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The South African Finance Minister Investigates The Panama Papers

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South Africa

South Africa Finance Minister Pravin Gordhan has instructed investigations into the so-called Panama papers.

 

 

 

 

 

 

“The Minister of Finance has noted reports on the clients of a Panamanian legal firm and certain South Africans that may be linked to offshore bank accounts,” said the Ministry of Finance in a statement on Tuesday.

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The papers, which have been leaked to media, contain records from a Panama based law firm showing how business people and world leaders have been hiding money in offshore bank accounts.

The Finance Ministry said agencies like the South African Revenue Service (SARS) and South African Reserve Bank, among others, always investigate such reports to ensure that those that have such links have complied with the law.

The Ministry said holding funds in an offshore bank is not illegal if the necessary approvals and disclosures have been made to relevant authorities.

“There are many transactions on a daily basis between South Africans and the rest of the world, and holding funds in an offshore bank is by itself not illegal, as long as the necessary approvals and disclosures have been made to the relevant authorities.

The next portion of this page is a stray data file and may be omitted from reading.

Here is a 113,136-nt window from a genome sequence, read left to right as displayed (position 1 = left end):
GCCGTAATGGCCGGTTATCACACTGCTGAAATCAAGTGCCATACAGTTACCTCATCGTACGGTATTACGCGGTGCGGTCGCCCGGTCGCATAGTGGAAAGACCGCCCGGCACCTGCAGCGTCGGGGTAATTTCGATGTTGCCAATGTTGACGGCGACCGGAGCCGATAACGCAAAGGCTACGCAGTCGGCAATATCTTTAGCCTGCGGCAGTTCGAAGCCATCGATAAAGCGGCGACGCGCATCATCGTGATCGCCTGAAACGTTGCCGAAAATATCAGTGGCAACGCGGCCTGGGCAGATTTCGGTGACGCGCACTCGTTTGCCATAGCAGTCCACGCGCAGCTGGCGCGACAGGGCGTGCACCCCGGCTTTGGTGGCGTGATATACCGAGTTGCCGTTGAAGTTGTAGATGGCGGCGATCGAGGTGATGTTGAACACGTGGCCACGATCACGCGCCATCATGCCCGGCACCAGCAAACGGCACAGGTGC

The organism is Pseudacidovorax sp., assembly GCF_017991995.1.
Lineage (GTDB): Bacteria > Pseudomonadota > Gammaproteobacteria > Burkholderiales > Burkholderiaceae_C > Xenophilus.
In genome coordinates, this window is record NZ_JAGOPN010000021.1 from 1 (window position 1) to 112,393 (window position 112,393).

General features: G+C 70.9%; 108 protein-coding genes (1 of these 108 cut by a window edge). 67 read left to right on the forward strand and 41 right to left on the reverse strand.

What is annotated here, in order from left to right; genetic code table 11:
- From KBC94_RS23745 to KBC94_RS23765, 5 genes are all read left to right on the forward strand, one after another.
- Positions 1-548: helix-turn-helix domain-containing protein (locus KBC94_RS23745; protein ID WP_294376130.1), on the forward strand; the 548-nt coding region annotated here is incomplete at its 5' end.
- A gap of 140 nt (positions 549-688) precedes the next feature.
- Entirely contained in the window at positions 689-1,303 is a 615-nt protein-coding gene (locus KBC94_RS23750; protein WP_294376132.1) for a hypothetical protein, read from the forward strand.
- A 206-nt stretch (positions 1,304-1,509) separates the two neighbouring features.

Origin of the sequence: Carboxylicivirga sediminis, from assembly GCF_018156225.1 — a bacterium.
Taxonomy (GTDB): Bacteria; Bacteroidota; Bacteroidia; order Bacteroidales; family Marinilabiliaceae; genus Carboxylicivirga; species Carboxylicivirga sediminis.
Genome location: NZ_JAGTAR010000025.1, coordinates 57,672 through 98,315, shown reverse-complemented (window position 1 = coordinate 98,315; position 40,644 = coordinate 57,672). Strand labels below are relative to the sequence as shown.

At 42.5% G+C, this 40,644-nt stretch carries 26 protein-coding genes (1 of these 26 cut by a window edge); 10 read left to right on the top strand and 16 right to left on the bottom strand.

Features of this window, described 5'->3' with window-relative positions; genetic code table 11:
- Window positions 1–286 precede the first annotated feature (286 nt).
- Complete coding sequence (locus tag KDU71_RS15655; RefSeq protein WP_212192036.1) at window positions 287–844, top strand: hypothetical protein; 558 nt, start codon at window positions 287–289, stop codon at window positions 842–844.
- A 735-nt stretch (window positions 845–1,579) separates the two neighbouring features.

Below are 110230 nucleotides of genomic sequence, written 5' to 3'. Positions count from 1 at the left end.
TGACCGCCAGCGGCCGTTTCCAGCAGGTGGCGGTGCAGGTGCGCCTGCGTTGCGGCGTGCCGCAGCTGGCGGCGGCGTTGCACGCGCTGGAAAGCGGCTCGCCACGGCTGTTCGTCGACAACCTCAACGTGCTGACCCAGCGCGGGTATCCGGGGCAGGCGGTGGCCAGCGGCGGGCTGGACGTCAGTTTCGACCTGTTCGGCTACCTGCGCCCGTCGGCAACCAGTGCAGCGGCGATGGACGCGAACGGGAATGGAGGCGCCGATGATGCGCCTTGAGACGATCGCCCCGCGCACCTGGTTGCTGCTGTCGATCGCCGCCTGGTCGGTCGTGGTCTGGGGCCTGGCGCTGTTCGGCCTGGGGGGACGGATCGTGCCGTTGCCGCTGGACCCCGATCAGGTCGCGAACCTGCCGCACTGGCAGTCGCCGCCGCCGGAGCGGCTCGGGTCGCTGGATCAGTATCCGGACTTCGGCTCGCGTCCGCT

“Funds in an offshore account may contravene exchange control regulations and tax laws if the source of the funds has not been disclosed to the appropriate authorities,” said the Ministry.

Individuals or companies who are involved in businesses offshore need to ensure that they do not fall foul of, for example, Exchange Control Regulations, 1961, the Income Tax Act, 1962, and Tax Administration Act, 2011.

“Treasury welcomes the release of such information which, like the recent release of information related to the clients of HSBC, provides the basis for authorities to act against those who illegally move funds out of South Africa,” said the Ministry.

It said the world is systematically narrowing the scope for those who want to hide their offshore assets and avoid paying their taxes due to the South African fiscus.

“It is in the interests of all those hiding their assets to come clean and disclose, and government offers such persons a way to legitimize their financial affairs before they are caught out,” said the Ministry.

In the 2016 Budget, a special voluntary disclosure program (VDP) was proposed to make it easier for non-compliant individuals and firms to disclose assets held and income earned offshore.

{Source: South African News Agency – SAnews.gov.za}

[Photo credits-featured image:  The Houses of Parliament in Cape Town. – By I, PhilippN, CC BY-SA 3.0, https://commons.wikimedia.org/w/index.php?curid=2304571]

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